A DROITWICH woman who spent a day looking after a Black Widow spider has thanked the butterfly farm which has given it a permanent home.

The extremely venomous spider was discovered living beneath a VW camper van after its owners took it out of storage and in to the Absolute VeeDubs garage in Pershore on August 11.

Mechanics at the garage were washing the van when the deadly spider dropped down from beneath it.

Louise Lench, a web developer from Droitwich, looked after the spider while she tried to find out what to do with it.

"My partner, Jim, owns the garage and he said when the men found it, they didn't quite know what to do," she said.

"It almost got squashed. They decided to find out more about the spider because it was very unusual.

"Jim brought it home to me because I know a bit about spiders — I've always wanted some as pets.

"As soon as I saw it I knew what it was. I got it confirmed and immediately called the RSPCA for help, because not only is the spider venomous but we believed there were 20 or more egg sacks beneath the van. They tried to help but said there wasn't anything they could do, so they advised us to call the Department for Environment, Food and Rural Affairs (DEFRA). I really needed someone to come out, because we didn't really want thousands and thousands of Black Widow spiders running around Pershore.

"However, DEFRA wouldn't help us either.

"So after more than six hours of phoning round companies, the Stratford-upon-Avon Butterfly Farm sent someone out who collected the spider and eggs and have housed the spider for us. We are really grateful to them."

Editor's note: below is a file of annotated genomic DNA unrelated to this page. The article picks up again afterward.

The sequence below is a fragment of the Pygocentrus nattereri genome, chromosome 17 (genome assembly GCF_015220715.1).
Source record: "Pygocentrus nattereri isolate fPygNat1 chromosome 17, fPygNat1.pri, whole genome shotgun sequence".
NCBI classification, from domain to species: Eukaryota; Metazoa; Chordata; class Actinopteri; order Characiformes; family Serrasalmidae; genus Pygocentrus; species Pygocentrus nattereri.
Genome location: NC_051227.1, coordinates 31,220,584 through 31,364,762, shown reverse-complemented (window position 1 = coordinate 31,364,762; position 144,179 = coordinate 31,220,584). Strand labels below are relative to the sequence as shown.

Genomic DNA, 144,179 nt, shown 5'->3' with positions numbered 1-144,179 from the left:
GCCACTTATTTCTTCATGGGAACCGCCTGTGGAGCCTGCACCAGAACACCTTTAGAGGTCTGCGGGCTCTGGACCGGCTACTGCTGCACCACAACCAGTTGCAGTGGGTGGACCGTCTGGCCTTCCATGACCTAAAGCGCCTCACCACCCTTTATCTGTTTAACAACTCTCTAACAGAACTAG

Carl Marshall, curator of insects at the Butterfly Farm, said: "The spider is now living in Arachnoland. They don't tend to live for very long, but we'll house it as long as it lives. The Black Widow originates from North America and we believe the van was imported from California in 2014 but it had been in storage for some time.

"We were happy to help. We would advise people never to touch a Black Widow although they are not aggressive spiders at all, but if sat on or touched they may bite so people should be careful.

"We often get call outs for unusual things like this — last week we had to collect an escaped pet corn snake from someone's garden."

Mr Marshall said he believed the egg sacks were empty.

A DEFRA spokesperson said: “Anyone who needs to report finding black widow spider should contact their local council’s environmental health team and seek medical attention immediately if they are concerned about having been bitten.”

“Incidents like these are very rare as these spiders are unlikely to survive the journey into the UK or to survive in our climate.”

The RSPCA had not commented by the time your Worcester News went to press.